Adult Chest Surgery

Chapter 115. Chest Wall Resection and Reconstruction 

Chest wall tumors are uncommon malignancies, whether primary or secondary in nature. Nevertheless, nearly every thoracic surgeon eventually will be asked to evaluate one of these tumors in clinical practice. It is estimated that only 500 index cases of primary malignant chest wall tumors occur in the United States annually,in addition to secondary chest wall tumors, which are, most notably, those related to recurrent breast cancer. Given this relatively low incidence, no one surgeon or surgical group could be expected to have an extensive experience with this tumor type. Having a working knowledge of the surgical principles underlying the management of uncommon chest wall tumors therefore is all the more relevant.

The more common primary chest wall tumors are listed in Table 115-1. Although most of these tumors in the pediatric population are malignant, only approximately half of these tumors are malignant in adults.

Table 115-1. Primary Chest Wall Tumors



Malignant fibrous histiocytoma


Primitive neuroectodermal tumors (Askin's tumor of chest wall, Ewing's sarcoma of bone)








Desmoid tumor (low-grade fibrosarcoma)





Fibrous dysplasia




The overriding technical principle of chest wall surgery is similar to that of tracheal surgery. Specifically, the procedure consists of two separate but equally important parts—resection and reconstruction—and the technical considerations of each must be assessed independently.

With regard to resection, it is imperative to establish first whether the tumor is primary or metastatic, and if primary, whether it is malignant or benign. This determination may be clear from the patient's history and certain radiographic characteristics of the tumor, but a tissue diagnosis is important for several reasons. If the tumor is benign, an overly aggressive resection and complex reconstruction may not be needed. Alternatively, if the tumor is malignant, one of several different treatment strategies may be required. For example, some of these tumors (e.g., osteosarcoma and plasmacytoma) are best treated nonoperatively initially. Other primary malignant chest wall tumors (e.g., primitive neuroectodermal tumors and some sarcomas) may benefit from induction therapy before a planned surgical resection. Thus, establishing a tissue diagnosis is the first important step in the treatment algorithm for chest wall tumors.

The diagnostic technique selected for biopsy also must adhere to standard oncologic principles. The biopsy site must be placed in a location that can be incorporated into the planned resection specimen. Most chest wall lesions that arise from bone, cartilage, or soft tissues of the chest wall are amenable to diagnosis by core needle biopsy. On the rare occasion that core needle biopsy is not possible or is nondiagnostic, incisional biopsy can be performed, provided that the incision is placed within the margins of the resection specimen, as mentioned earlier. Excisional biopsy also can be used for smaller lesions (<3 cm), and if such lesions are later determined to be malignant, a wider local excision that incorporates the old surgical scar can be performed as a separate procedure.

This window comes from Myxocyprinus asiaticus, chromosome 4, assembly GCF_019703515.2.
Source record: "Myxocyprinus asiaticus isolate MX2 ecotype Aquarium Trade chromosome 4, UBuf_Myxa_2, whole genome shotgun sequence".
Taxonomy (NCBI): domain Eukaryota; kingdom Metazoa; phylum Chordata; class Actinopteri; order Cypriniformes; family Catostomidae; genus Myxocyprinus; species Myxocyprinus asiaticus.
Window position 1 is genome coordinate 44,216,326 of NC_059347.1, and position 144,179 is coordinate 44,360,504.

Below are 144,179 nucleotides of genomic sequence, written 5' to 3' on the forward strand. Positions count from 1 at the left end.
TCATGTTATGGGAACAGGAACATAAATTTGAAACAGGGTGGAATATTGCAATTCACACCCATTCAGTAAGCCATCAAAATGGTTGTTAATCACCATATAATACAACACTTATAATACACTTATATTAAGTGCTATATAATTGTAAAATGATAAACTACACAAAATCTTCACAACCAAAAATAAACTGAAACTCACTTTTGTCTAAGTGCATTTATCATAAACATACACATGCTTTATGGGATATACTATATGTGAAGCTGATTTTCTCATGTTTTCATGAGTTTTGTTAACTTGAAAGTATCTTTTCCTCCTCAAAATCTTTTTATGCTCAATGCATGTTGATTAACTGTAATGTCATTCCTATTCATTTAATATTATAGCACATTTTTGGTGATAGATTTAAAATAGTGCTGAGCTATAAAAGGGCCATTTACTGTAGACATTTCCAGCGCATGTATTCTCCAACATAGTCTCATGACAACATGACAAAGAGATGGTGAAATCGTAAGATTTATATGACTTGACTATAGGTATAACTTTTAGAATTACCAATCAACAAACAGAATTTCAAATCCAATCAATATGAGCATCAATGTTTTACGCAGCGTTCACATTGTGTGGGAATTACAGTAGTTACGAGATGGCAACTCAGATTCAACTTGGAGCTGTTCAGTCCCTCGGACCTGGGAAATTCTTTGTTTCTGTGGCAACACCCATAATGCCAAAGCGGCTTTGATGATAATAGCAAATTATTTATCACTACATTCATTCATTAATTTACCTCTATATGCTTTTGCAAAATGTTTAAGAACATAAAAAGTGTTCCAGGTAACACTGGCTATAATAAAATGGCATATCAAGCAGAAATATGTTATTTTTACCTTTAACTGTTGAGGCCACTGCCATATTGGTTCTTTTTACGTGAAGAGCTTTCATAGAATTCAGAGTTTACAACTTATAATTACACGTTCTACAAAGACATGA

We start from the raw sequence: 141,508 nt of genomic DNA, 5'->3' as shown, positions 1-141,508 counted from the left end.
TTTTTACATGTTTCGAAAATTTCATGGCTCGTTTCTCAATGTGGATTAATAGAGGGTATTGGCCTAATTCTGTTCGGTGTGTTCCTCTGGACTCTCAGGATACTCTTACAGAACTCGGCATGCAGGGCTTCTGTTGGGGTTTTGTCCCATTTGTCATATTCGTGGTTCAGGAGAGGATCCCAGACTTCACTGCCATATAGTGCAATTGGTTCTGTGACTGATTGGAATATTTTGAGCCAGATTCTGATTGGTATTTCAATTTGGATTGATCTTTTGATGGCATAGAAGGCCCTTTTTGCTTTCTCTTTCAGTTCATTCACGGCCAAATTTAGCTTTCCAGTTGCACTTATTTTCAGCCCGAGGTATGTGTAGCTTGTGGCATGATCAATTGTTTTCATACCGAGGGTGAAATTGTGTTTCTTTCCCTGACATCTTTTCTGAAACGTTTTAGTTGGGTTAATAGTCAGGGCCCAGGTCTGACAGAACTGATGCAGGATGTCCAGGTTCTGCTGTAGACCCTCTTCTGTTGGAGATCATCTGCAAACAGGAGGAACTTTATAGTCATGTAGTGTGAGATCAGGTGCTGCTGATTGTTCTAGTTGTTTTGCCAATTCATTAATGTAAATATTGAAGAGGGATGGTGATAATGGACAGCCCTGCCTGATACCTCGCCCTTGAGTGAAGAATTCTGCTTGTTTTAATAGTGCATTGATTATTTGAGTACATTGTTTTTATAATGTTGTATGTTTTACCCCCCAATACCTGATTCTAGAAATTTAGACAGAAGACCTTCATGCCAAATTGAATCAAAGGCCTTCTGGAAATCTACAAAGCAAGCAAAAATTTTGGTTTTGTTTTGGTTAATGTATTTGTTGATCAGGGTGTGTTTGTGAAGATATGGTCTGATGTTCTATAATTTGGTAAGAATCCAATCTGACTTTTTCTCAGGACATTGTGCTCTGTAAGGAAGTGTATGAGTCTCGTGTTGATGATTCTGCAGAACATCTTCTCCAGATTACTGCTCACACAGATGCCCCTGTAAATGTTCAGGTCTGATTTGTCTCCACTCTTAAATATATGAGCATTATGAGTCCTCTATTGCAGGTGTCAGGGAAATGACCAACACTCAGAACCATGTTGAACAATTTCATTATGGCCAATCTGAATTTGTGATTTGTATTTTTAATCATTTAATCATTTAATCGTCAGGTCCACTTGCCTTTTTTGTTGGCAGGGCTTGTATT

Resectability represents another important oncologic principle, and it is addressed after the tissue diagnosis has been established. Typically, the determination of resectability involves a radiographic assessment of the involved anatomic structures. If it is determined that resection is possible, the surgeon must decide how the resulting skeletal defect will be handled and whether any additional soft tissue coverage will be required. If it is likely that a muscle flap or omentum or a split-thickness skin graft will be needed, a careful assessment of the suitability of the various tissues and flaps should be made. This assessment is often made with the assistance of a plastic surgeon both familiar and comfortable with soft tissue reconstruction of chest wall defects. The planned resection strategy should ensure a complete R0 resection if at all possible. With advances in chest wall reconstruction (both skeletal and soft tissue) and some intraoperative creativity, nearly any postresection chest wall defect can be managed successfully. Thus the size of a resulting chest wall defect has little, if anything, to do with the resectability of the tumor or extent of the planned resection.

From both a technical and an oncologic perspective, it is important to have an adequate surgical margin around the tumor. This typically requires resection of one uninvolved rib above and below the ribs invaded by the tumor. The medial and lateral margins of resection should be at least 4–6 cm. Several reports have documented the importance of a wide local excision (margin of at least 4 cm) resulting in increased disease-free and overall survivals.2,3 For tumors located in the sternum, the sternum must be removed, although the manubrium may be spared if the tumor affects only the body. The converse is true for isolated manubrial lesions. Additionally, sternal tumors require removal of at least 2–3 cm of costal cartilage laterally to ensure R0 resection. If possible, the upper aspect of the manubrium should be preserved because it provides for the majority of anterior chest wall stability.Resection of overlying soft tissue and skin is mandatory if there is any suspicion of tumor involvement.

An essential part of the treatment algorithm is the need for case discussion, including careful review of the pathology in the context of a multidisciplinary tumor conference. Such discussion provides the opportunity for medical and radiation oncologists to examine their potential roles in the treatment plan. This exchange is particularly important if either induction chemotherapy or catheter placement for intraoperative brachytherapy is being considered. Additionally, multidisciplinary review of the staging studies and pathology ensures the appropriateness of the treatment plan.